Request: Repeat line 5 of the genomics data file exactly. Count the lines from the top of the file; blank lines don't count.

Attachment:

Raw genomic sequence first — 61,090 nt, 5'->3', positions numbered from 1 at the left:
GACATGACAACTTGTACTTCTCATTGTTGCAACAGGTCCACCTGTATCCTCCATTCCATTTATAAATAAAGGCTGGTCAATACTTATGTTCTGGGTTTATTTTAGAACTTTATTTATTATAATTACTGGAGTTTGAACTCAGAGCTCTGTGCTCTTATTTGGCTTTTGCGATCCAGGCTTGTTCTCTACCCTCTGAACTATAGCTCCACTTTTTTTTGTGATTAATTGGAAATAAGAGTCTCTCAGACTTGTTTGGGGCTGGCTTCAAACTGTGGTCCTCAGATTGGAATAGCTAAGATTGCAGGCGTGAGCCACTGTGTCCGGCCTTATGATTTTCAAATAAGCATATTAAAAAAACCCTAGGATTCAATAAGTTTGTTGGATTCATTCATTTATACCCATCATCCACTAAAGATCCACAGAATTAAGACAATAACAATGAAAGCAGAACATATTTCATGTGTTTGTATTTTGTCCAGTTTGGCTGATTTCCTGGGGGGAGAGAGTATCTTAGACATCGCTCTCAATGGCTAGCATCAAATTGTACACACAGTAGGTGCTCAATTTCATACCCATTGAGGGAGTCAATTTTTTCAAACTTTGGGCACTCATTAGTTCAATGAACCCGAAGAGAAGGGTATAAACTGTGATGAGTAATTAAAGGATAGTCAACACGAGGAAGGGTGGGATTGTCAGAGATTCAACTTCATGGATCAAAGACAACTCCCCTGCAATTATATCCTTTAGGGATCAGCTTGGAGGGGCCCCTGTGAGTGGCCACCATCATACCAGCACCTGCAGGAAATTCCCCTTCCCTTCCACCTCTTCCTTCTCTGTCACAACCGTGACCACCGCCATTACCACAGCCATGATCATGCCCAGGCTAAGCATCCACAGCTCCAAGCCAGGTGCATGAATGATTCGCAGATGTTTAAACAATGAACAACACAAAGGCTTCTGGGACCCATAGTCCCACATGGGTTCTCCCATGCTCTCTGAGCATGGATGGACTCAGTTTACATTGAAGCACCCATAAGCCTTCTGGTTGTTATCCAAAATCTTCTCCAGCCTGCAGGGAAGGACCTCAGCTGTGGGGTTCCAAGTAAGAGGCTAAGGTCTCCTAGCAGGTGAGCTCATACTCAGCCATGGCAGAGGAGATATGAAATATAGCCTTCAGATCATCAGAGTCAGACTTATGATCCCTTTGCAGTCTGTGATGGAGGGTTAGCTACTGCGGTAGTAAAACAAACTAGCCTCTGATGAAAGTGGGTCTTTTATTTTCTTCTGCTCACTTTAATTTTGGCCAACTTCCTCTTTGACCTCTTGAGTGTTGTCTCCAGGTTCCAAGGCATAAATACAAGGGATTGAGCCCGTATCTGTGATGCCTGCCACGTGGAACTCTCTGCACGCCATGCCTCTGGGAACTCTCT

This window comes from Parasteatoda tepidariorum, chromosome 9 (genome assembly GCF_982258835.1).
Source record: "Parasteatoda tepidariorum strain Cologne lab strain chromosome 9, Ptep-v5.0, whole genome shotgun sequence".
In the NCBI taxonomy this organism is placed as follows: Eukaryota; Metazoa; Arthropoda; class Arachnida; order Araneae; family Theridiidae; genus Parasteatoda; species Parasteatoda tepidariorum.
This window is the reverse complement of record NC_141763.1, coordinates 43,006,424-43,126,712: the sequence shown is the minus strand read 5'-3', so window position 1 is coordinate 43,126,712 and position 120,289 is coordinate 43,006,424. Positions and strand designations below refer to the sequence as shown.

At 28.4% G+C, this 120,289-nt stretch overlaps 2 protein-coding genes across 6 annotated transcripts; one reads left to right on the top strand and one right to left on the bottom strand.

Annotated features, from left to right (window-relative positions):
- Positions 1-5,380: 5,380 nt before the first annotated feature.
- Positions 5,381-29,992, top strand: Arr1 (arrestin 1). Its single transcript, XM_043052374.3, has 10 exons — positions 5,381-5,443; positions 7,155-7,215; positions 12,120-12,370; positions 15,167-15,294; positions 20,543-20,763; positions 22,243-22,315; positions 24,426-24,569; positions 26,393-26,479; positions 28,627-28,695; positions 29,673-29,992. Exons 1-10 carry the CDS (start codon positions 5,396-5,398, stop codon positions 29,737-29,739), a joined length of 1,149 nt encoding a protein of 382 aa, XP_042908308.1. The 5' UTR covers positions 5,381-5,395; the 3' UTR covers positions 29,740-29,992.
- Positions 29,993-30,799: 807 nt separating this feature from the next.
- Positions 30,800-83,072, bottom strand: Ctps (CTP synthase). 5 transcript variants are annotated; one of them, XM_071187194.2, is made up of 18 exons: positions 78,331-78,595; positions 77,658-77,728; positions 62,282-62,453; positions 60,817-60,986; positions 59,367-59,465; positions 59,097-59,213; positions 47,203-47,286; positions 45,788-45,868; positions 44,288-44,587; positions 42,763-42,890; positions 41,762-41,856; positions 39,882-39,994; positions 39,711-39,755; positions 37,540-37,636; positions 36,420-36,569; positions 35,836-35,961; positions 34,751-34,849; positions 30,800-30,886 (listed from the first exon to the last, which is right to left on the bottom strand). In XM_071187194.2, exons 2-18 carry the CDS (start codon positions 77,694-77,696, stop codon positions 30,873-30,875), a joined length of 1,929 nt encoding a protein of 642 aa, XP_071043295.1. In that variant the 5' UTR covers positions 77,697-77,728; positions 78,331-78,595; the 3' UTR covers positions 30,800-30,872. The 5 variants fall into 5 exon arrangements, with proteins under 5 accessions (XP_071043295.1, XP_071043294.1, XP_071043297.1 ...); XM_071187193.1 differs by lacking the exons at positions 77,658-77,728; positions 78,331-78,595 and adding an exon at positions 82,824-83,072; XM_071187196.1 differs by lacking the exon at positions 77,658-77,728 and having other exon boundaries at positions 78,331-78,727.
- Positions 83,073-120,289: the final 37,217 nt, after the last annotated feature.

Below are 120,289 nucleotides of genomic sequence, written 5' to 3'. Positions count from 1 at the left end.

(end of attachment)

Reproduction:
In the NCBI taxonomy this organism is placed as follows: Eukaryota; Metazoa; Arthropoda; class Arachnida; order Araneae; family Theridiidae; genus Parasteatoda; species Parasteatoda tepidariorum.